- The Washington Times - Monday, June 10, 2019

The Justice Department on Monday gave more details about the review Attorney General William P. Barr has ordered into the government’s surveillance of President Trump’s 2016 campaign, saying there are still too many “open questions” about why it was done.

Assistant Attorney General Stephen E. Boyd avoided saying Mr. Trump was spied upon — forgoing the language Mr. Barr has used — but did say the “U.S. government and others undertook certain intelligence-gathering and investigative steps” toward Mr. Trump’s campaign.

“The purpose of the review is to more fully understand the efficacy and propriety of those steps,” Mr. Boyd said in a letter to House Judiciary Committee Chairman Jerrold Nadler.

John Durham, the U.S. attorney whom Mr. Barr tapped the lead the review, will do double-duty, continuing to serve as Connecticut’s top federal prosecutor while also working out of Washington to lead the review team.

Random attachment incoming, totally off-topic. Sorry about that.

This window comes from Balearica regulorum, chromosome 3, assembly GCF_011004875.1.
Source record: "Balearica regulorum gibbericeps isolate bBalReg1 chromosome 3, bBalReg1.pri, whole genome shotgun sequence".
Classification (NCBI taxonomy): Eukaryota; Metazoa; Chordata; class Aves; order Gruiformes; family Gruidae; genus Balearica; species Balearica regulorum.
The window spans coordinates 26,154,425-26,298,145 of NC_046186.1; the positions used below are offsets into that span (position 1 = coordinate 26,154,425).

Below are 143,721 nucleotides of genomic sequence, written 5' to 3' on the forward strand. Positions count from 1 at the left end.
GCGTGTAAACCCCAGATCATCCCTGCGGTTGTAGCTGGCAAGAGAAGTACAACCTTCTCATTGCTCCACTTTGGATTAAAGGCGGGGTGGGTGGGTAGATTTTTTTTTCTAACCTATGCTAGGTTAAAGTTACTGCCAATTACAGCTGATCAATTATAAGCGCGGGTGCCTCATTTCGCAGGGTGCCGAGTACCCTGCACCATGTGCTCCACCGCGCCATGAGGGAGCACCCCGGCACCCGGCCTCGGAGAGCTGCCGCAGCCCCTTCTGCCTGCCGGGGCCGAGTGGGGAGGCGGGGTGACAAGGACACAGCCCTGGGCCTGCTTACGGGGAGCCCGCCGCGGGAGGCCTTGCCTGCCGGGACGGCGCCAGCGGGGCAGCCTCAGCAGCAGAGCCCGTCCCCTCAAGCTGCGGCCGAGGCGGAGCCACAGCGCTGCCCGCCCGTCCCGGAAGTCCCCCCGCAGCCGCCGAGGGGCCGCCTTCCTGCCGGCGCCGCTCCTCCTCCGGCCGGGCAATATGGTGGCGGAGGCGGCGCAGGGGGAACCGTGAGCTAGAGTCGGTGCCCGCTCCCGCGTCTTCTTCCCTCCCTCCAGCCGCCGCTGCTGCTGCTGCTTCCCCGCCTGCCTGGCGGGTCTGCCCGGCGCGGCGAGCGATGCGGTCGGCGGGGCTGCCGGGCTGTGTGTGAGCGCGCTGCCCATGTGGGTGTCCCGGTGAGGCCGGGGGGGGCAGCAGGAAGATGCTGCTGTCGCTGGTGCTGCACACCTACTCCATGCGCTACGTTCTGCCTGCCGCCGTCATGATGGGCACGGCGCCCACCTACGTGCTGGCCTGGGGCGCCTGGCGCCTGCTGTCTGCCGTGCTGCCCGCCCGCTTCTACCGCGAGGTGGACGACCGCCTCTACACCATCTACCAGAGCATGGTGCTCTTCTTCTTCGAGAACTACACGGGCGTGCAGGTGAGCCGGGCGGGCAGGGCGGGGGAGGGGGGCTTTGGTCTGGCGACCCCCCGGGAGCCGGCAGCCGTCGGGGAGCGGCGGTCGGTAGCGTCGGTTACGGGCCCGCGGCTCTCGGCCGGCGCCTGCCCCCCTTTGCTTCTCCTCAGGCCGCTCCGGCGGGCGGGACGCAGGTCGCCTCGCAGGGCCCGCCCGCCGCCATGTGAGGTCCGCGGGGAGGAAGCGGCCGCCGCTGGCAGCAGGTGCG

Its funding will come from general money available to federal prosecutors at the department, Mr. Boyd said. He did not speculate on the size of the budget nor the length of the probe.

The Justice Department did defend Mr. Trump’s grant of declassification powers to Mr. Barr for purposes of letting the public see what the review generates. Mr. Boyd, in his letter, said the department has already issued a directive to intelligence community agencies to preserve their records and to make their people available to cooperate.

And Mr. Boyd said Mr. Barr will be judicious in his use of the declassification powers Mr. Trump granted him.

• Stephen Dinan can be reached at sdinan@washingtontimes.com.

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